Today, we are in the midst of the 4th Industrial Revolution, with Ai, Big data, machine learning, Digitisation, and Fintech changing the way the world operates. Just like we saw the rise of Cars replace Horses, the effect will be no less dramatic. And that is why I have coined the phrase
Where Innovation meets ESG
This is both a personal and worldwide challenge. and that is my inspiration for starting CFO-Israel.
Innovation must be used for the good. Business must also be carried out for the benefit of the Environment, and People.
And Israel who are leaders in Innovation must also lead the way in ESG.
On a Personal level – let’s apply the Principles of ESG to making us a better person and kal ve chomer (as a consequence) the world a better place.
Just like the spread of Covid19 affects both our neighbour and the people of the world at large, let’s pray and hope that we spread the message of love and concern for family and people in the world at large.
I am sharing some insights from previous articles which I hope will give inspiration for reflection and the Gift of this Life and Shabbat.
The featured Video in Hebrew from a Concert in 1975 in Israel by Reb Shlomo Carlebach highlights some teachings reflecting the beauty of Life and Shabbat through Music which is the gateway to the soul.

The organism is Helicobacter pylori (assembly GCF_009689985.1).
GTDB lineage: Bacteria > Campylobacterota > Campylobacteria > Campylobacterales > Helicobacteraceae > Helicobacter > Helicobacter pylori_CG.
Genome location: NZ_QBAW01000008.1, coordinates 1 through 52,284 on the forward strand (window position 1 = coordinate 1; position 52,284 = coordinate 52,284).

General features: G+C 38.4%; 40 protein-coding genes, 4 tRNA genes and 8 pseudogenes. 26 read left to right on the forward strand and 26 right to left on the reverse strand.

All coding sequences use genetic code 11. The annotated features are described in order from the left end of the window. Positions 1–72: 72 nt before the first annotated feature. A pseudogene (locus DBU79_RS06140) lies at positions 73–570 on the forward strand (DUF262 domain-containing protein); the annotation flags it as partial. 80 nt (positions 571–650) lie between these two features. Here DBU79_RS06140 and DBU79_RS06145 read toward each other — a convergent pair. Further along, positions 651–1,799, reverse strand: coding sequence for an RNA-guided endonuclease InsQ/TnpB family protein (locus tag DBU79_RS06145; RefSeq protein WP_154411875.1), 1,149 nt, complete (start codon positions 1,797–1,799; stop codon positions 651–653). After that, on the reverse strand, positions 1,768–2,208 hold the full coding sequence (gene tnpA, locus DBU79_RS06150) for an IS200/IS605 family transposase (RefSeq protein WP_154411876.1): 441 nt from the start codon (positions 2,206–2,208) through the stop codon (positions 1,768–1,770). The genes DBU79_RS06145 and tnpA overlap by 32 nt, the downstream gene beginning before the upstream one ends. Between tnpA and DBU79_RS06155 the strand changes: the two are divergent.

Bereishit – why did God create the World?
On reflection when looking at the question of why did God create the world, many people maybe ask – Did God create the world? I think the easiest way to answer this is. If a building requires an architect and design, how much so our wonderful world.
How do you translate Bereishit? In the beginning or because of the beginning
A beginning is pure. There is nothing purer than going into a forest, a nature walk with big lakes which shows how the world was before man tried to change it. When we want to clear our heads , meditate or relax we look to go back to nature. Back to the beginning.
The big question is – Why did God create the world? For whom did God create the world?
Our teachings say that God created the world because of Israel, because Abraham reached the level that he knew God on the level of beginnings. Based on the teachings of the Slominer Rebbe.
We begin with our souls. Acquiring knowledge takes time and effort.
Just like we pollute our world, we also pollute our mind with all kinds of wrong thoughts.
We need to go back to that beginning. We need to go back to the truth.
I know we just did Teshuva. But it only takes one day, one thought for us to pollute ourselves.
For me, waking up is like a beginning. Our bodies are recharged. We have an opportunity to be creative, to start again.
As Dr Moshe Rothkop relates:
“Mazal Tov. We made it through Yomim Noraim to live in the Succah and rejoice and dance with our Torah our Eitz Chaim.